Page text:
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EY plans to separate audit off into breakaway firm


The accounting landscape could soon undergo its biggest shake-up since Arthur Andersen’s demise two decades ago as the Big Four firm EY plans a worldwide split of its audit and advisory businesses. 


27th May 2022
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As reported in the Financial Times this morning, insiders from EY have leaked that the firm is looking to circumvent any conflicts-of-interest accusations from its audit and advisory services by voluntarily separating audit from the rest of the business. 

The break-up would mean EY would have two separate global professional services organisations: a separate audit-focused firm and separate advisory operations. 

While the plans still need to be hammered out and signed off, one of the insiders told the FT that tax would side with the audit-focused business to support company audits. Meanwhile the consultancy business would be able to offer advisory services to non-audit clients. 

The split would come as the Big Four firm’s reputation has been bruised following accounting scandals such as criminal probes for its audits of Wirecard in Germany and audit fines in the UK like the recent Stagecoach £2.2m sanction

Despite Wirecard tarnishing its public reputation, EY reported in September that its global revenue increased to $39.96bn for the fiscal year. Audit was flagged as the firm’s biggest service, raking in 33.95% of the total revenue – which demonstrates the strength in the operation standing on its own as a separate entity.  

Scenario planning

EY is staying tight-lipped on the news and hasn’t confirmed the split yet. A spokesperson for the firm told AccountingWEB: “As the most globally integrated professional services organisation, we regularly conduct scenario planning and review EY businesses on a global basis to determine that we have the optimal strategy, structure and footprint to focus on delivering high-quality audits and exceptional service to all clients across EY service lines.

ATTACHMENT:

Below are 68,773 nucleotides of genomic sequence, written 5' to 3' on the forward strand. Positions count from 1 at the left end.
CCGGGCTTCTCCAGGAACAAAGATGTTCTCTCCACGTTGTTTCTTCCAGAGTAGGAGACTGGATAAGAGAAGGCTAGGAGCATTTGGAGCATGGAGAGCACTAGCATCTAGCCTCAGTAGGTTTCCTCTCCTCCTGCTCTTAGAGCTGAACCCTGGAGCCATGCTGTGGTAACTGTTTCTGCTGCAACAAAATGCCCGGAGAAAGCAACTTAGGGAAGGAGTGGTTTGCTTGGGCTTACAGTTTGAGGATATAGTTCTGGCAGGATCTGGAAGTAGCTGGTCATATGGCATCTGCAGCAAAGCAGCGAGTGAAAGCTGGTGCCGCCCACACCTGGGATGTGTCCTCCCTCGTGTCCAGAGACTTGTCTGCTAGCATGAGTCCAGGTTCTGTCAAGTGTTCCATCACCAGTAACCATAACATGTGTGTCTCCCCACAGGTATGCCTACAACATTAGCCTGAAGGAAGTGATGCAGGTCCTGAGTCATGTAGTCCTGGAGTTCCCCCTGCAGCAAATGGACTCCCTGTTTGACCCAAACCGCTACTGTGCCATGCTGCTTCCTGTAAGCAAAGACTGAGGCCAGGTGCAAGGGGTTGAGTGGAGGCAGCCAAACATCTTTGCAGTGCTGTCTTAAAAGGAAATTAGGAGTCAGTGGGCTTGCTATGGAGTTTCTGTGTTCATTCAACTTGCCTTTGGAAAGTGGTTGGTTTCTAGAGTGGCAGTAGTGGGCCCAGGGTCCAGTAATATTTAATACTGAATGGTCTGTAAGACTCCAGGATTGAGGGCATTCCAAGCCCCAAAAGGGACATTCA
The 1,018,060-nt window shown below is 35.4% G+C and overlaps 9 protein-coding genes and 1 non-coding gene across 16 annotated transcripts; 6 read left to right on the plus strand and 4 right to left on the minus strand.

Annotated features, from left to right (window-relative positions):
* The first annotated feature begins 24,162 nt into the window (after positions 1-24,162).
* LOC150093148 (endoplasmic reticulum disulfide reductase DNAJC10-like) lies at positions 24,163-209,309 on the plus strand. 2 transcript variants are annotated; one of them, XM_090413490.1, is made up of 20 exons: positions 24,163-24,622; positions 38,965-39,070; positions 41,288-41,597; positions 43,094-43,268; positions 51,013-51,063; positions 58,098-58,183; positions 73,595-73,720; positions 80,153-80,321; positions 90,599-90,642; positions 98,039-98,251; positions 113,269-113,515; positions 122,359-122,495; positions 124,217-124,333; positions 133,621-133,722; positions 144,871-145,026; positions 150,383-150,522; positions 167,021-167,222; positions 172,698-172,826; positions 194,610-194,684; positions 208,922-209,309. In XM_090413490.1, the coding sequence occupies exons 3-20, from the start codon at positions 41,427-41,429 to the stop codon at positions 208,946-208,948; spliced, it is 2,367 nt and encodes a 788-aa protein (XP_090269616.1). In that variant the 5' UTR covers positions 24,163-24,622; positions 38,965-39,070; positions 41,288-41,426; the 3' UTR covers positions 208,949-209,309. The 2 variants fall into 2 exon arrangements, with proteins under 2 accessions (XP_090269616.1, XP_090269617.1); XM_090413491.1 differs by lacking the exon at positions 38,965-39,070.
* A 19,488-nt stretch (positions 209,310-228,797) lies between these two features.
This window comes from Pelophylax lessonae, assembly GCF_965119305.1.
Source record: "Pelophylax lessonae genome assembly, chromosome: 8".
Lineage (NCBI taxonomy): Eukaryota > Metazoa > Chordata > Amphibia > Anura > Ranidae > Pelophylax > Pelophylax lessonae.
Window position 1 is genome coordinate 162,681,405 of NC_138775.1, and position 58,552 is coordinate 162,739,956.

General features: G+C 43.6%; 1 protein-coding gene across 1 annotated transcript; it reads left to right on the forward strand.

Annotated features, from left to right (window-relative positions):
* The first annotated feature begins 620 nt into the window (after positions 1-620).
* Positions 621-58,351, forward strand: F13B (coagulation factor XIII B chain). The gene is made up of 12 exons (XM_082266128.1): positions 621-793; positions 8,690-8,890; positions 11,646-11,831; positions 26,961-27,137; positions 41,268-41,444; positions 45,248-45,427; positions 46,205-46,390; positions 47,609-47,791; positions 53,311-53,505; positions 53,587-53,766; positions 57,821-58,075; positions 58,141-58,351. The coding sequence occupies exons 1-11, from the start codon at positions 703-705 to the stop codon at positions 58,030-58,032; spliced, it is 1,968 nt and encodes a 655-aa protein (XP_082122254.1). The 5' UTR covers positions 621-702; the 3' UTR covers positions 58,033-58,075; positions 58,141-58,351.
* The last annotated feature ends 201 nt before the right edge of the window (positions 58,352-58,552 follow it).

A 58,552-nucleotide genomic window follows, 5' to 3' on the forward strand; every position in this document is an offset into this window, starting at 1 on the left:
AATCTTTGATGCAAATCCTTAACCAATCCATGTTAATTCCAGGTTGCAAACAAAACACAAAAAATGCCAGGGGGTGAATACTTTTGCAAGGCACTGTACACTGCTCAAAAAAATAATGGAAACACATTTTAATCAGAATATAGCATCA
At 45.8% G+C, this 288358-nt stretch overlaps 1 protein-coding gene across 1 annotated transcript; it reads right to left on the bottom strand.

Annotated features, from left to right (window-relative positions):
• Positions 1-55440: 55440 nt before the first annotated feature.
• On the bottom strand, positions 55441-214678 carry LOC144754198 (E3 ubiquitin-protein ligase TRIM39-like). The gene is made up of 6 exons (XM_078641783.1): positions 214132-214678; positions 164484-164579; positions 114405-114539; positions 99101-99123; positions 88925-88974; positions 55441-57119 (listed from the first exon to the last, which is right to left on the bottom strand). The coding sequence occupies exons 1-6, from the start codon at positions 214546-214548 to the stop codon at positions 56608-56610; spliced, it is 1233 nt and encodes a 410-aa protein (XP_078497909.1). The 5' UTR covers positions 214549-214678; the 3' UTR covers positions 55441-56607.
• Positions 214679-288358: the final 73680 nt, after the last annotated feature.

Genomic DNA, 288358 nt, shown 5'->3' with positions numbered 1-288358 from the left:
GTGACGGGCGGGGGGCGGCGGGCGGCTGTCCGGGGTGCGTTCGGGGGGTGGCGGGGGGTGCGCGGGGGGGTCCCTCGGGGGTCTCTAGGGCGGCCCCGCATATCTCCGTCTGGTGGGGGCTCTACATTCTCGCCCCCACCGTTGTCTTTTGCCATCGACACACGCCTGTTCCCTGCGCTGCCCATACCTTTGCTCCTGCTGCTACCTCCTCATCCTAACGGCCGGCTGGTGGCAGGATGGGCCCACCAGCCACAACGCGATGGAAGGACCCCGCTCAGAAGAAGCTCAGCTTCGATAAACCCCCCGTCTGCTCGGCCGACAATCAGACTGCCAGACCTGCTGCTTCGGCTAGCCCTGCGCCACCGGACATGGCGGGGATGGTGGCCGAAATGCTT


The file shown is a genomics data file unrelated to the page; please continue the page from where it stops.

“We routinely evaluate strategic options that may further strengthen EY businesses over the long term. Any significant changes would only happen in consultation with regulators and after votes by EY partners.”

Audit sector reform

The Financial Reporting Council (FRC) had previously given Big Four firms until 2024 to split the operation of their practices. The regulator had drawn up plans to reform the audit sector following the collapse of Carillion and a spate of other accounting scandals.  

The global accounting giants had started rolling out their plans. For example, Deloitte had set up a new audit governance board in January 2021 to oversee the early adoption of the FRC’s principles of operational separation, while in July 2021, EY followed and announced its independent oversight board as part of its plans to split its audit and consulting arms.

However, EY’s apparent plans to completely split the business takes a massive step further than the FRC’s principles to improve the quality and independence of audit, and it puts pressure on the other Big Four firms to follow EY’s lead.


Replies (1)

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By Hugo Fair
27th May 2022 15:05

Déjà vu ... plus ça change, plus c'est la même chose ... tourner en rond ...
... don't the French have a lot of useful phrases!

Don't forget that you don't get to be a Partner by being the type of person who votes for a smaller bonus - so the one thing you can be sure of is that any change (IF it happens) won't be to the real detriment of those that have to vote it through.

And the frankly toothless FRC? No doubt they'll continue to take stage directions from their masters (EY et al).

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